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Eagles at War: Eagles of Rome 1 by Ben Kane
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Eagles at War: Eagles of Rome 1

by Ben Kane

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The Roman army was not invincible and the impact on history of the defeat at the battle of the Teutoborg forest in AD9 is huge. In this book Ben Kane writes a fictional account of the events leading up to the battle and of the loss of three legions in the mud of Germany.

The leader of the tribes was a naturalized Roman called Arminius, a member of the Cherusci tribe who had risen high in the ranks of the Roman military, but who betrayed his former colleagues and planned an ambush with devastating precision. Kane’s key figure is that of Tullus, an experienced Roman centurion who leads his men from the front but with humanity as well as. Tullus is a fictional character but many of those he interacts with are known in history.

Kane has very obviously researched this book in great detail. His confident knowledge and use of roman terminology is augmented by a glossary so that narrative is not slowed by endless explanations of vocabulary. His knowledge of the movements of the army and the terrain is clear and his descriptions of the battle are bloody and visceral.

This is top notch historical fiction, melding research, passion and quality storytelling.
( )
  pluckedhighbrow | Jun 26, 2017 |
  TheIdleWoman | Aug 6, 2016 |
Having read Ben Kane's short story about the ex-legionary in the anthology on Pompeii, A Day of Fire: A Novel of Pompeii, and been impressed, I was eager to read his conception of the AD 9 Battle of Teutoberg Forest in Germania, in which three legions were nearly completely massacred and their eagles stolen by the duplicitous Romanized German, Arminius [or to give him his German name Ermin]. Arminius had vowed from a young age to wreak vengeance on the Romans. He trained with them in their military, knew their strategies, and rallied the different tribes to his banner. This story was a masterful retelling. Kane incorporated details from much of the recent archaeological finds, such as a cavalry face mask and a pair of clothes fasteners. His use of historical events seemed quite accurate. He presented Varus, the Roman governor, as an intelligent man, but with a blind spot where Arminius was concerned. This led to devastating consequences. As the book ended, we left some of the men, led by the hero, Centurion Tullus, attempting to make it back to winter quarters at Vetera Fort through hostile Germans. My understanding is that this novel is the first of a trilogy on this battle and its aftermath.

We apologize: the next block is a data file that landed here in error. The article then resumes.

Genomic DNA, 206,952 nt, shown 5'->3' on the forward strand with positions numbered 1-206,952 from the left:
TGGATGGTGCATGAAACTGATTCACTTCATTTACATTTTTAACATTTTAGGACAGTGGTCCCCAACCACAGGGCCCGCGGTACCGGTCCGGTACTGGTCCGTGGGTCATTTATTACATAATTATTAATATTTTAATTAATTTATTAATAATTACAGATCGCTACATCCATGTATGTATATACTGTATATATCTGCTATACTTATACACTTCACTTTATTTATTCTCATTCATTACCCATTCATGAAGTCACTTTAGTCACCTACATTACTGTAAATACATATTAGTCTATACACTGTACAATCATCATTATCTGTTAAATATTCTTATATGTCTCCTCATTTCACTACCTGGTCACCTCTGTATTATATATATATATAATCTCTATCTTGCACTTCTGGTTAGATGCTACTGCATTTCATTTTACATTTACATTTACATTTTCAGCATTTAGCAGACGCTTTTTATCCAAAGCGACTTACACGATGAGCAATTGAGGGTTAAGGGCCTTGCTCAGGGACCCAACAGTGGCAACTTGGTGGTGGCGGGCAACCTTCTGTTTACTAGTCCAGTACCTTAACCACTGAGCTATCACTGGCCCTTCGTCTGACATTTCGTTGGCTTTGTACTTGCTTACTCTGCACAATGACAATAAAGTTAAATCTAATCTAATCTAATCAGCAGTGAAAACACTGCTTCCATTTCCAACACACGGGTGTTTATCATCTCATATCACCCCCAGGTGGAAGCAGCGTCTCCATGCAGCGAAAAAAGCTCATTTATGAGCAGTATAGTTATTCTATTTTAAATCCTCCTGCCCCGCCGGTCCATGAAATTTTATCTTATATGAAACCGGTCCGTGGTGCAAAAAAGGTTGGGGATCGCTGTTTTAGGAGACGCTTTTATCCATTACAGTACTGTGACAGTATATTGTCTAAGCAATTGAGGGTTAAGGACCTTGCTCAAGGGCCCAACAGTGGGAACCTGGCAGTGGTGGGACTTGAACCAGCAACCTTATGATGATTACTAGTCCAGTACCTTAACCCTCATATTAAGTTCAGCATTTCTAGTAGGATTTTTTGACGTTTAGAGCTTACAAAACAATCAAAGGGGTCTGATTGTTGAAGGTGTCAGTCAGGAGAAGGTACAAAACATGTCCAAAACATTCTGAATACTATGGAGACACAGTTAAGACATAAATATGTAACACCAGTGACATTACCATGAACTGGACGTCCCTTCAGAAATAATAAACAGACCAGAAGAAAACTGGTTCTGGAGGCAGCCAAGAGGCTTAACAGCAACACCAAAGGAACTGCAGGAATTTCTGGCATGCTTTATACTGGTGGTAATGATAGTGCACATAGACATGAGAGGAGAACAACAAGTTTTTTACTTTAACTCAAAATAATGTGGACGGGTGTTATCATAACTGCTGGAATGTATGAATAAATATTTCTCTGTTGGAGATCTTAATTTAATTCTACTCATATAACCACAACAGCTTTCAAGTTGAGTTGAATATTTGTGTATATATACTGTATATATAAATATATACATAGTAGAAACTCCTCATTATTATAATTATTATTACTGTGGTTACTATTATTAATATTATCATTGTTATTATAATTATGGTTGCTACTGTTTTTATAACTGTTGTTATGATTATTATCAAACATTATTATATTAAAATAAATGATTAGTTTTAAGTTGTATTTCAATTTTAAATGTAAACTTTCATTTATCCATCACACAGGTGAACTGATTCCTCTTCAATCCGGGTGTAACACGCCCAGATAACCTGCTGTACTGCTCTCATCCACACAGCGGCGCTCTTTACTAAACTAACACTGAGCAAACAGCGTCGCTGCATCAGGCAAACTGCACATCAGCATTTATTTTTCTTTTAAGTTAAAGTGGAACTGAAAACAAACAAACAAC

Characterization of the major players was well done; minor ones were ciphers. Battle and skirmish scenes were well done, and not too bloody for me. I also wanted to compare this with an older novel I had read and really liked on the same battle and its aftermath: The Three Legions. My final verdict: this novel's strength is being truer to history and a more modern writing style. It was a pure action/adventure, whereas the other was strongest in characterization. Writing style was that of 50-60 years ago and kept with the strictures of those days. I felt myself comparing the two as I was reading, but that's probably not fair to either. I do wish Mr. Kane would have toned down the profanity and references to bodily functions. Although there was an unnamed woman character, I am very glad Mr. Kane did not include love interest, which would have been out of place here and cheapened the story.

Highly recommended. ( )
  janerawoof | May 15, 2015 |
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A time for vengeance. German frontier: Close to the Rhine, a Roman centurion, Lucius Tullus, prepares to take his soldiers on patrol. On the opposite side of the river, German tribes are resentful of the harsh taxes about to be imposed upon them. Suspicious that there might be unrest, Tullus knows that his men's survival will be determined not just by their training and discipline, but by his leadership.

A time for war. What neither Tullus nor his commander, Governor Varus, realise is that ranged against them is the charismatic chieftain and trusted ally of Rome, Arminius, who has long been plotting to drive the Romans from the tribal lands east of the Rhine.

A time to die. As Varus' legions prepare to leave their summer encampment, thousands of warriors - directed by Arminius - are massing nearby. Eager to throw off the Roman yoke, the tribesmen prepare a deadly ambush. Only the gods can save the Romans now....
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